Democracy enables people to elect public officials. That's all. That's in contrast to countries that are ruled by people that are not democratically elected, such as kingdoms or militarily controlled regimes.
But the right to elect one's government officials doesn't guarantee a free society. Freedom is determined by the powers wielded by the government. If government's powers are limited to their legitimate function, then people in that society will be free. And that's true whether government officials are democratically elected or not.
In other words, theoretically an unelected regime could result in a freer country than a democratically elected one. An unelected regime, for example, could implement a free-market economic system while a democratic one could implement a welfare-state, managed-economy system. Or an unelected regime could establish a system with a small military and no CIA or NSA while an elected regime could establish a national-security state.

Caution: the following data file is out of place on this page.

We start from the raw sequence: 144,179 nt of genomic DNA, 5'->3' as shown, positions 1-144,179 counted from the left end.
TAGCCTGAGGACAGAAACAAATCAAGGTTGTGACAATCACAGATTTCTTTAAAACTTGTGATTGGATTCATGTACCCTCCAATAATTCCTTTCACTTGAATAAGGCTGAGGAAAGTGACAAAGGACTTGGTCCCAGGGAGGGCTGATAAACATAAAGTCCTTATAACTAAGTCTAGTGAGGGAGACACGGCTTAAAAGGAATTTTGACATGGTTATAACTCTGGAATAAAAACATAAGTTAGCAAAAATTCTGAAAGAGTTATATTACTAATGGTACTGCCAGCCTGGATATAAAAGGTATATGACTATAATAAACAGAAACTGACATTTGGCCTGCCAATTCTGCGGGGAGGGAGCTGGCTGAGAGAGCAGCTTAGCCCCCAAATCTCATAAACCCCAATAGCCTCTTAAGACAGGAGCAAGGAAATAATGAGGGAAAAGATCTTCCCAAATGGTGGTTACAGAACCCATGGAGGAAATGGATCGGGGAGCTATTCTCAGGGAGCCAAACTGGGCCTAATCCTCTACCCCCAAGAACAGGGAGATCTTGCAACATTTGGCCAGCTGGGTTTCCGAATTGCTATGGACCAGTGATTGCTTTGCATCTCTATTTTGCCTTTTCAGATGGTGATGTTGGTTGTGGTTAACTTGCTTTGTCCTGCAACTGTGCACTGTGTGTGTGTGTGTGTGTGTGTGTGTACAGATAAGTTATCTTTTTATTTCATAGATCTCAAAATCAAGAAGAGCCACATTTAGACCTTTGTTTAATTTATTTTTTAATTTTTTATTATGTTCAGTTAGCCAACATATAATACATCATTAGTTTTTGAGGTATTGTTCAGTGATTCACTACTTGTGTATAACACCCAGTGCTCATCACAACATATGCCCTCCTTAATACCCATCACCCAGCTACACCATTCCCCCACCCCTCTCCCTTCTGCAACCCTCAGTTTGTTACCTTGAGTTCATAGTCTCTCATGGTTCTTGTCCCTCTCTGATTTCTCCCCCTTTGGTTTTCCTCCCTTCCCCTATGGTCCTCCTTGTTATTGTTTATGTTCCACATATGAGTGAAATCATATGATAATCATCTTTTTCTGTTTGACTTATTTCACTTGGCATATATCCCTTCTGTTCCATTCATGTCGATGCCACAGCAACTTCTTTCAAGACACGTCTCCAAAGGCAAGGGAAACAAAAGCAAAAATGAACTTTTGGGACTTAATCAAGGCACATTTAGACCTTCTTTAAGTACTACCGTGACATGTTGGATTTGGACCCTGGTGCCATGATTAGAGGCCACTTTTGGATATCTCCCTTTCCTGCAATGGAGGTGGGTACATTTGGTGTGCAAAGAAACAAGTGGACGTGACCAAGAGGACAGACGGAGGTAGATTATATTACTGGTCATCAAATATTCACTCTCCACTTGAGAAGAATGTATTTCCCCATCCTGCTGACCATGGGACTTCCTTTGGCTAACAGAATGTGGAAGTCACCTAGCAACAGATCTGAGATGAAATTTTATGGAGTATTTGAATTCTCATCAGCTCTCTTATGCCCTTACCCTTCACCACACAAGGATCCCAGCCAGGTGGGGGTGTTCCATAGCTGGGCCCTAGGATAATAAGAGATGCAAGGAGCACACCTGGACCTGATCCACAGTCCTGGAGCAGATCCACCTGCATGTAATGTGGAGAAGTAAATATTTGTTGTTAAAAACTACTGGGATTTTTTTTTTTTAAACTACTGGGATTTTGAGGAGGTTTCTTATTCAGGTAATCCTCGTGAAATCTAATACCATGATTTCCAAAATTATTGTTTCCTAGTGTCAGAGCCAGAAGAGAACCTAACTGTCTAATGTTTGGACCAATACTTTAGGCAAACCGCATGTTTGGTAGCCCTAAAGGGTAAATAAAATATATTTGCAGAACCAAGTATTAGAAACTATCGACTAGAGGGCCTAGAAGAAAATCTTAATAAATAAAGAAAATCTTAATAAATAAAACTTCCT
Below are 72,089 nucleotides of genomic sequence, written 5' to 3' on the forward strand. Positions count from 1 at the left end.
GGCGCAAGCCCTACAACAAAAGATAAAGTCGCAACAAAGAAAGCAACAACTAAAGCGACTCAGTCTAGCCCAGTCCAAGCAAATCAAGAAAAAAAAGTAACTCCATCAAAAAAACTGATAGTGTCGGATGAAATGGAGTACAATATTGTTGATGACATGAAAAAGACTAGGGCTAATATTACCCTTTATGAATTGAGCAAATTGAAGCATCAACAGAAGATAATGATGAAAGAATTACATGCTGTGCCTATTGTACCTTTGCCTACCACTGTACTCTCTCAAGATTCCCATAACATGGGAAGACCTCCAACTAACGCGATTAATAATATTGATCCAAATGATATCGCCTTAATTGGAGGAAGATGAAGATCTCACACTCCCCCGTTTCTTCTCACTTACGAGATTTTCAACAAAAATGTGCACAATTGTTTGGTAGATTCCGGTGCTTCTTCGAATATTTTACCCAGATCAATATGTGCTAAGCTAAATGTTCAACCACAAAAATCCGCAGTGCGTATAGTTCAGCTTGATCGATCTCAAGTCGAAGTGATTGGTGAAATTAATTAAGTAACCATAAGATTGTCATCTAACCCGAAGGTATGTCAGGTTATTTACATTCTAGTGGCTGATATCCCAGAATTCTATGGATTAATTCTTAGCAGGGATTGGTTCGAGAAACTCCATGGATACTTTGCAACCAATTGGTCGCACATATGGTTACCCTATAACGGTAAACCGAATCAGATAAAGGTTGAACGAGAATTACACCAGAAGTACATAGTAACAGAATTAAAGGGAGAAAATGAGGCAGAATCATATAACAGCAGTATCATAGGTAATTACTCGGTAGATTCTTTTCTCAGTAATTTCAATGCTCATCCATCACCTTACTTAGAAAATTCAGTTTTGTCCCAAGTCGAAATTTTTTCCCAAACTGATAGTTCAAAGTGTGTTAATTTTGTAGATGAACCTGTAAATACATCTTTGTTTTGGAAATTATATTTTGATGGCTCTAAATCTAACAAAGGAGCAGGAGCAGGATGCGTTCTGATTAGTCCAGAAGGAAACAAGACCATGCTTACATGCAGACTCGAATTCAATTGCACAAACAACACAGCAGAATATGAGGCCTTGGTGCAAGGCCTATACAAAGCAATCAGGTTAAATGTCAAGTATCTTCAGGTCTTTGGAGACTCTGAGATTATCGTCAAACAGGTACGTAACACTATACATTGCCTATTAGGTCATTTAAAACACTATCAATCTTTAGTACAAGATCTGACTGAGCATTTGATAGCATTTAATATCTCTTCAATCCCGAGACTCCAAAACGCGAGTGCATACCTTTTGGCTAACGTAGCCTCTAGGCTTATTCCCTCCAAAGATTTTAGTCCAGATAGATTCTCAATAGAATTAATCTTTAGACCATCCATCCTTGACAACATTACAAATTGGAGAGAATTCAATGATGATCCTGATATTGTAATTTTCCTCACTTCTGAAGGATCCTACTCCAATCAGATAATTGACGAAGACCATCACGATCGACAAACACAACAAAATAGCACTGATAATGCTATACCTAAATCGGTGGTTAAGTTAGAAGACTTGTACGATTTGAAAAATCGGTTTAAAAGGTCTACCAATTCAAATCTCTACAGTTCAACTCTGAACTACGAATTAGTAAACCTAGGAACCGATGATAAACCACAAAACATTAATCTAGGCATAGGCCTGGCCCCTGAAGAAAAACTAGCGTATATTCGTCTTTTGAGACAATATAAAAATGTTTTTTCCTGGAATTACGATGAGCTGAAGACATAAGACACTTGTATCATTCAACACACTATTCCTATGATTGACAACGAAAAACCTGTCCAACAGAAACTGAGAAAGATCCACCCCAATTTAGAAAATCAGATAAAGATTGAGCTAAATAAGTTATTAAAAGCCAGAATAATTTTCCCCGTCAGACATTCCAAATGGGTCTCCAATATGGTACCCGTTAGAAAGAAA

The only real benefit of a democratic system is that people can peacefully change public officials, especially when there is a change in overall philosophies within society. With unelected regimes, the only way to change officials is through revolution, which can be costly in terms of life, property, and money.